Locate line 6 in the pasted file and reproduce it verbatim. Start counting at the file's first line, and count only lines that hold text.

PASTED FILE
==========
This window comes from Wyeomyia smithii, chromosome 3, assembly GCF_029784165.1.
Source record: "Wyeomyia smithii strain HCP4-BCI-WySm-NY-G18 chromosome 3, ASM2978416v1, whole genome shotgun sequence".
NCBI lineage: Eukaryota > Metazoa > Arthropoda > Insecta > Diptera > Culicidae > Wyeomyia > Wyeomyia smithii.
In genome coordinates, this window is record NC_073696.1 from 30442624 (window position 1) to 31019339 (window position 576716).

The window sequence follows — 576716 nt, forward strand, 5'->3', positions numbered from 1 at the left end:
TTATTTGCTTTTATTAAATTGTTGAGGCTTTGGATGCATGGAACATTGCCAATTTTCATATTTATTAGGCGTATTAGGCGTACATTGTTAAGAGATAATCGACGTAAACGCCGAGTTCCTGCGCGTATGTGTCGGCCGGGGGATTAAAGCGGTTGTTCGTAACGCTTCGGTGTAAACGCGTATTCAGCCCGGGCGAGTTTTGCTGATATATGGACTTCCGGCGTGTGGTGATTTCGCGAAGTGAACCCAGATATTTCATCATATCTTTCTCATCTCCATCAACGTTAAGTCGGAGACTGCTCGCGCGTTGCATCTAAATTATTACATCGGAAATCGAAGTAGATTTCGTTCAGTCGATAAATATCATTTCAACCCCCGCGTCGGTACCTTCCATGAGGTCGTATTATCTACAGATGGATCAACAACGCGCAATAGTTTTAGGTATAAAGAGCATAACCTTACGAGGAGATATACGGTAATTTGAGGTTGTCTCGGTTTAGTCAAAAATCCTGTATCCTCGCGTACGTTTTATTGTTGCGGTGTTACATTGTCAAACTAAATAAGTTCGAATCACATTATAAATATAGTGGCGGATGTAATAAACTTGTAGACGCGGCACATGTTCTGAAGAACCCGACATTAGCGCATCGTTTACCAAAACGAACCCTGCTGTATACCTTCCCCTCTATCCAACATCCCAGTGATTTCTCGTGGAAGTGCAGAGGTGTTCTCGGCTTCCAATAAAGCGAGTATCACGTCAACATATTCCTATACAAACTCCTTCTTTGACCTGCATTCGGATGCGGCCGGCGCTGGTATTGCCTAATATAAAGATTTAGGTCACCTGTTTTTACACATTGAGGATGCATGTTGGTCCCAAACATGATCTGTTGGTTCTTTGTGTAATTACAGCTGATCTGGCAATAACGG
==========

TTATTTGCTTTTATTAAATTGTTGAGGCTTTGGATGCATGGAACATTGCCAATTTTCATATTTATTAGGCGTATTAGGCGTACATTGTTAAGAGATAATCGACGTAAACGCCGAGTTCCTGCGCGTATGTGTCGGCCGGGGGATTAAAGCGGTTGTTCGTAACGCTTCGGTGTAAACGCGTATTCAGCCCGGGCGAGTTTTGCTGATATATGGACTTCCGGCGTGTGGTGATTTCGCGAAGTGAACCCAGATATTTCATCATATCTTTCTCATCTCCATCAACGTTAAGTCGGAGACTGCTCGCGCGTTGCATCTAAATTATTACATCGGAAATCGAAGTAGATTTCGTTCAGTCGATAAATATCATTTCAACCCCCGCGTCGGTACCTTCCATGAGGTCGTATTATCTACAGATGGATCAACAACGCGCAATAGTTTTAGGTATAAAGAGCATAACCTTACGAGGAGATATACGGTAATTTGAGGTTGTCTCGGTTTAGTCAAAAATCCTGTATCCTCGCGTACGTTTTATTGTTGCGGTGTTACATTGTCAAACTAAATAAGTTCGAATCACATTATAAATATAGTGGCGGATGTAATAAACTTGTAGACGCGGCACATGTTCTGAAGAACCCGACATTAGCGCATCGTTTACCAAAACGAACCCTGCTGTATACCTTCCCCTCTATCCAACATCCCAGTGATTTCTCGTGGAAGTGCAGAGGTGTTCTCGGCTTCCAATAAAGCGAGTATCACGTCAACATATTCCTATACAAACTCCTTCTTTGACCTGCATTCGGATGCGGCCGGCGCTGGTATTGCCTAATATAAAGATTTAGGTCACCTGTTTTTACACATTGAGGATGCATGTTGGTCCCAAACATGATCTGTTGGTTCTTTGTGTAATTACAGCTGATCTGGCAATAACGG